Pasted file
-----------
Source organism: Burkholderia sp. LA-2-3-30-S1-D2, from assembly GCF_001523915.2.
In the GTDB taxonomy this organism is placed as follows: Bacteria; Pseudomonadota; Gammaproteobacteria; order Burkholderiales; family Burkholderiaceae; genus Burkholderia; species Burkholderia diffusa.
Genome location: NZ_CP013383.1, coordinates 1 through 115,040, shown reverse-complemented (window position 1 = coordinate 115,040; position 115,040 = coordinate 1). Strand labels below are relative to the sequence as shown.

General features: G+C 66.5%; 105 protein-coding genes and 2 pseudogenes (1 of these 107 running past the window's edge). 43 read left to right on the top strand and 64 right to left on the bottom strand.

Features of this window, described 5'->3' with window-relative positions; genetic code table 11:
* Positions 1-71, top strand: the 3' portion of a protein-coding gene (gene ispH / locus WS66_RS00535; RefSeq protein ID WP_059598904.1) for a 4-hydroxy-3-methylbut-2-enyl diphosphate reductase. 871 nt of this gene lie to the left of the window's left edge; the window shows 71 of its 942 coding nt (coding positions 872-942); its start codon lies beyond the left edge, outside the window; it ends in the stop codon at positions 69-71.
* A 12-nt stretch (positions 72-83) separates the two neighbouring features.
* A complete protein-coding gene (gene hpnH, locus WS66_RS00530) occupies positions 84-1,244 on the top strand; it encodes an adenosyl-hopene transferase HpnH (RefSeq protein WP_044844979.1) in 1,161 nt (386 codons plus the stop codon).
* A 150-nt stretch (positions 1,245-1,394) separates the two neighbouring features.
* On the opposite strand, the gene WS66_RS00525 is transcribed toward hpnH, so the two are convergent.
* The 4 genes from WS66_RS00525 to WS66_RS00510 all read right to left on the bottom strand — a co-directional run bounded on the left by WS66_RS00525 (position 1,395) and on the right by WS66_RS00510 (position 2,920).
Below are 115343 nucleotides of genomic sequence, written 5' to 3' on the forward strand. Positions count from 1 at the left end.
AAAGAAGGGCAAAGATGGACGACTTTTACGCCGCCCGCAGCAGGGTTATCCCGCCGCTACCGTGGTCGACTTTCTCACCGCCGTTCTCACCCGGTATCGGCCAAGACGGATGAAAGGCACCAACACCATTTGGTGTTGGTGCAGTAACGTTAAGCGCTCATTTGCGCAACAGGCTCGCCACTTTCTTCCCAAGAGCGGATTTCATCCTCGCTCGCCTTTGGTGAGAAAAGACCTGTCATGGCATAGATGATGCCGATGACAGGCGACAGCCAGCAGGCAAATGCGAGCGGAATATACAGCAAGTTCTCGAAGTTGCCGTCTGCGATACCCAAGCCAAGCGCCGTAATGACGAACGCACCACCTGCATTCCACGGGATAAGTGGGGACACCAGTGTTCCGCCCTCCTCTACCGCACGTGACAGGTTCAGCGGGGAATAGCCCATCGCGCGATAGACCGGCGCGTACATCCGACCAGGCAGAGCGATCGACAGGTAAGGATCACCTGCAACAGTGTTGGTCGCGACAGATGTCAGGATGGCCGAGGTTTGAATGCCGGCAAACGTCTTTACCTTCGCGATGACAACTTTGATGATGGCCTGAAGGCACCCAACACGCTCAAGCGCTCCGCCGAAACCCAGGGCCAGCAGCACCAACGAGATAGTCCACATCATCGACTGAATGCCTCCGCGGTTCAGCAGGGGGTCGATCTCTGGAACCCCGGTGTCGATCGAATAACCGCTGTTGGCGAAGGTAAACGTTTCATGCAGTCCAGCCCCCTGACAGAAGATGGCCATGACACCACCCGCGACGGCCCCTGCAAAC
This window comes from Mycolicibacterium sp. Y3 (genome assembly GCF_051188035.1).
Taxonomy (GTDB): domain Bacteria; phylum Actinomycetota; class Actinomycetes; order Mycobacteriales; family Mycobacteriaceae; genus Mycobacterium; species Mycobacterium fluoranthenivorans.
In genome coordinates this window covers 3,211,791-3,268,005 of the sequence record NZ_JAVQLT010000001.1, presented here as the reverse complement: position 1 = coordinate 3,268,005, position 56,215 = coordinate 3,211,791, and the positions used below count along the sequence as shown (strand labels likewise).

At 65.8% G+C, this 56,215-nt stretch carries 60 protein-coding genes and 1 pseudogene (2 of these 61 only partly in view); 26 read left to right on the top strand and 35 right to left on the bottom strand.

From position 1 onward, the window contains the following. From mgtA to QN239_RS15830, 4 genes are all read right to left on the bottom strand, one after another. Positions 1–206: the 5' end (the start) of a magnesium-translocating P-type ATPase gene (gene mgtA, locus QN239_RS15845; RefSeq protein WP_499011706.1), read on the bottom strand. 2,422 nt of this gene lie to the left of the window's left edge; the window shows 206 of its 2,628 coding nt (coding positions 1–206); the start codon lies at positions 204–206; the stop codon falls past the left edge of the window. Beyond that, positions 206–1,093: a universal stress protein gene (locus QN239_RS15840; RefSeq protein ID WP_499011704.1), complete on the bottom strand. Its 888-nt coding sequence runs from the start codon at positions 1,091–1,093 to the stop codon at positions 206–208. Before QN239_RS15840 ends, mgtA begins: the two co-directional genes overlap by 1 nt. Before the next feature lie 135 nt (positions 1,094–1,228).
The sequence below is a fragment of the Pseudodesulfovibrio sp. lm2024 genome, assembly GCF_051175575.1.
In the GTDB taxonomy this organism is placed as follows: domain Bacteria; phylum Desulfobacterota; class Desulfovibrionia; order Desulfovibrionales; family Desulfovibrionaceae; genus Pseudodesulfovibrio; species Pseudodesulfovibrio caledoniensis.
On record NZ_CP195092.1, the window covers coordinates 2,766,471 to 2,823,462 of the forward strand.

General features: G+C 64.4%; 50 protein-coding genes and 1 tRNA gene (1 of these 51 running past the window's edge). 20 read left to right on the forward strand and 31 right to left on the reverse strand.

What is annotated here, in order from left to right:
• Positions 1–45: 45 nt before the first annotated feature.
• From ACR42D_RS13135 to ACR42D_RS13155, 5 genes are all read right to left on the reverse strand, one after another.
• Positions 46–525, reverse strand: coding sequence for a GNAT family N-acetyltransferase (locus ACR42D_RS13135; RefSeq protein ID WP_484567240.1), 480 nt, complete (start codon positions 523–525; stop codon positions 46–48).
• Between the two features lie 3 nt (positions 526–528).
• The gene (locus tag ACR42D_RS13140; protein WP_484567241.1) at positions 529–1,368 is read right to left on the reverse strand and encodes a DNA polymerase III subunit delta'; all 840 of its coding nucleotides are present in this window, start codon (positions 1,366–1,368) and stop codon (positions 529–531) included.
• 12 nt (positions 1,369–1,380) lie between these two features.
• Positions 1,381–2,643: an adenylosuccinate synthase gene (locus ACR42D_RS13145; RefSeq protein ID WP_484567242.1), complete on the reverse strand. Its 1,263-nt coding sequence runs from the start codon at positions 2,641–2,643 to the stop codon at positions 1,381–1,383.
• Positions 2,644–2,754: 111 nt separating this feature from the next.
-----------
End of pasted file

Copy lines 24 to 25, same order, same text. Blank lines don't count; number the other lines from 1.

• Positions 1–45: 45 nt before the first annotated feature.
• From ACR42D_RS13135 to ACR42D_RS13155, 5 genes are all read right to left on the reverse strand, one after another.